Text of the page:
dave williams
Guest
dave williams

Ford, I’m not sure if Sydney Anglicans would use the word “priest” to describe pastors/presbyters in their churches -if not that is a good thing. I hope all Sydney Anglicans consider themselves “priests” as part of a nation of royal priests. I also am encouraged to hear that you have to agree with Penal Substitution to be a Sydney Presbyter. I hope that you also have to beleive in Christus Victor as well. Atonement isn’t a buffet lunch where you pick and mix. Christ wins the victory by paying the penalty. Without paying the penalty he doesn’t win the victory,… Read more »

Ford Elms
Guest
Ford Elms

First of all, Dave, the priesthood of the believer in no way negates the ordained priesthood. If they refuse to use the word, it is NOT a good thing, since it reveals a number of beliefs about Holy Order and Eucharist, for starters, that are not part of the catholic faith. I also understand, though again, I may be wrong, and stand to be corrected, that the requirement for PSA is exclusive. And I don’t necessarily agree that the way to win the battle is to pay the penalty. A sacrifice for sin is quite different from a victim punished… Read more »

NP
Guest
NP

But Ford, you do realise that Archbishop Jensen is not deviating from Anglican teaching or tradition….. you speak of him as if he is leading some heretical sect in the AC but he clearly is not out of step with the Primates or most of the AC – is he?

Ford Elms
Guest
Ford Elms

In supporting lay presidency he most certainly IS deviating from Anglican tradition. He and his brother certainly have an unrecognizably, from this Anglican’s perspective, low understanding of Eucharist. That’s just for starters. From what I have been able to read about Sydney Anglicans, and most of the ones I have run into would style themselves Sydney Evangelicals with little or no interest in the Anglican connection, what is going on there bears little resemblance to any Anglicanism I am familiar with. He seems to me to be just another fundamentalist, an intelligent one, no doubt, but not all that closely… Read more »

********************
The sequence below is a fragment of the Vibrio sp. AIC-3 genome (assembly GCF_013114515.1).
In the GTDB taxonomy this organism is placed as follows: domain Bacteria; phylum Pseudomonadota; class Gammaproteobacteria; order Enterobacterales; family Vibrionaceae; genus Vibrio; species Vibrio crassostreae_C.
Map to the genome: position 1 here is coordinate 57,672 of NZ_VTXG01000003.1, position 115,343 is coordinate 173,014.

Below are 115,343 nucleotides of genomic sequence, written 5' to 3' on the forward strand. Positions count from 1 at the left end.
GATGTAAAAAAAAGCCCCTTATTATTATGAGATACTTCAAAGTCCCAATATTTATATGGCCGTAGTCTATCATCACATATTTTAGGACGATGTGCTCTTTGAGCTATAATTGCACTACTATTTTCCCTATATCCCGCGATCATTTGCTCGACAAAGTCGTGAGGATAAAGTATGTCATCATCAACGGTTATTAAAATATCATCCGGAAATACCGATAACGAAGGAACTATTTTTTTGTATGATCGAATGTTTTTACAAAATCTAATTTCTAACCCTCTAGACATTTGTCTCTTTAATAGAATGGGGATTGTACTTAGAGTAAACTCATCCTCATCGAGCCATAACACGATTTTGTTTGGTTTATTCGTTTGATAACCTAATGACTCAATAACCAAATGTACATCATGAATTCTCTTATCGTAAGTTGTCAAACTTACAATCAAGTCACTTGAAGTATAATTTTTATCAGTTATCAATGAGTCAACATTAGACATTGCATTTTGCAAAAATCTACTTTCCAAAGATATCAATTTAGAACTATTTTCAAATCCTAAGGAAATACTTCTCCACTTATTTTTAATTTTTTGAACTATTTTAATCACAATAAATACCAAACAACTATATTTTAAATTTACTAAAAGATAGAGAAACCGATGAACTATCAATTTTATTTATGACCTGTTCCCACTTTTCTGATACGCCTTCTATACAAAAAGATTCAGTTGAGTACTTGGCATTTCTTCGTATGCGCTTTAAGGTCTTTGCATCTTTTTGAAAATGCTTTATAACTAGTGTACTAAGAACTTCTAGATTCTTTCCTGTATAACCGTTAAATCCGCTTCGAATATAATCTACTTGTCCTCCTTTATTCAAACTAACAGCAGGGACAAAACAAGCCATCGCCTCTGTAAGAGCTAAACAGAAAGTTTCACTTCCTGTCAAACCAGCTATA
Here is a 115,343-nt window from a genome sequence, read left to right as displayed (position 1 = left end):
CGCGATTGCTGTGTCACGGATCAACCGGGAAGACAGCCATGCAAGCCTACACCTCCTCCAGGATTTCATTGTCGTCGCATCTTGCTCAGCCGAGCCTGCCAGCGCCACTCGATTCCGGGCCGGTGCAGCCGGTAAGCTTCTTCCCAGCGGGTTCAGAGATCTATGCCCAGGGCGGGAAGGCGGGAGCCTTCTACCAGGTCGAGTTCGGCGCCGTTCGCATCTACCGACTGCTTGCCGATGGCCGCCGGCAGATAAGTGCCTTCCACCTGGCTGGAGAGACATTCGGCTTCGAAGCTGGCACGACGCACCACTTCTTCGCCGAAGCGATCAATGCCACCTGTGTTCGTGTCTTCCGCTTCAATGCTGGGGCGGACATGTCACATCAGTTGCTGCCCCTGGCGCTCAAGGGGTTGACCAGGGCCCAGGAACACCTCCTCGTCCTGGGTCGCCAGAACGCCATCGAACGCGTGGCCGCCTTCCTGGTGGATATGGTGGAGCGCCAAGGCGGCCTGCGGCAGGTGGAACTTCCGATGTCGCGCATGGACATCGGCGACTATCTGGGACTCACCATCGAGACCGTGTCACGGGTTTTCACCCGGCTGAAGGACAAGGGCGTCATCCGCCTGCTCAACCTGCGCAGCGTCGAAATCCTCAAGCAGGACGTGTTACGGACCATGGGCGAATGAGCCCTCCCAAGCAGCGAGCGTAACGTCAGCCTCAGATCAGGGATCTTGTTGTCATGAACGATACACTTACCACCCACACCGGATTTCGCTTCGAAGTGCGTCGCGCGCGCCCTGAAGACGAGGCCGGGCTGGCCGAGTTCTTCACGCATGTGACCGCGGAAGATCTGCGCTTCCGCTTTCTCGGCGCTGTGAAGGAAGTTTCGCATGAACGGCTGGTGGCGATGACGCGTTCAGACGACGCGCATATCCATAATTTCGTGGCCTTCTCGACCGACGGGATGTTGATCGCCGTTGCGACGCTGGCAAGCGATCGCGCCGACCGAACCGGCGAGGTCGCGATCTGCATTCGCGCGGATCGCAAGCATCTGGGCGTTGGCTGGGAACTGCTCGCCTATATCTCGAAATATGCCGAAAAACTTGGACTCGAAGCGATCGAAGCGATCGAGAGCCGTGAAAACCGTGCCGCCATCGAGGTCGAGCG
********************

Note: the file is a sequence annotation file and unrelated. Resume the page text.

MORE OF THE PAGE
dave williams
Guest
dave williams

Ford,

We don’t have to talk past each other. My experience of Anglicanism is probably as much as many people on parish electoral rolls!

On priesthood -within Anglicanism there is a rich tradition of not referring to the presbyter as priest

As per my previous post -and as per the booked just published “Pierced for our transgressions” PSA does not have to be held exclusively

So we can choose to disagree on views -but I think there was a factual clarification needed here

NP
Guest
NP

But Ford, as you know, lay presidency does not at all contradict the bible – where does it say that only “priests” should preside?

(Smart move by the National Union of Priests to get this exclusive deal for themselves!)

FOrd ELms
Guest
FOrd ELms

Dave Williams, Anglicanism has many rich traditions. It’s a complicated history. The basic rich Anglican tadition is of trying to be a place where everyone can come to God. Actually, it was about finding a place where everyone would agree to be loyal to the Crown in the religious politics of the day, but the idea is that if we could put aside our differences for the sake of domestic peace, and keeping our heads on our shoulders, then surely we can do it now for the sake of a much greater Kingdom. I think God led us through that… Read more »

dave williams
Guest
dave williams

Ford, I think the issue is – and I think that is perfectly Anglican in the true tradition of Cranmer and others – that Anglicanism isn’t simply unity for unity’s sake. So it isn’t a question of do you break communion by an activity, rather are there things that are right and wrong and what then is the basis for that right and wrongness. It is worth noting that some of us are excluded from the Anglican Communion even though we agree with plenty within it because of some things at the moment – lay presidency may for example make… Read more »

dave williams
Guest
dave williams

Ford,

I’m also interested -is there a link between rejecting penal substitution and an insistance on the presbyter acting as priest?

Dave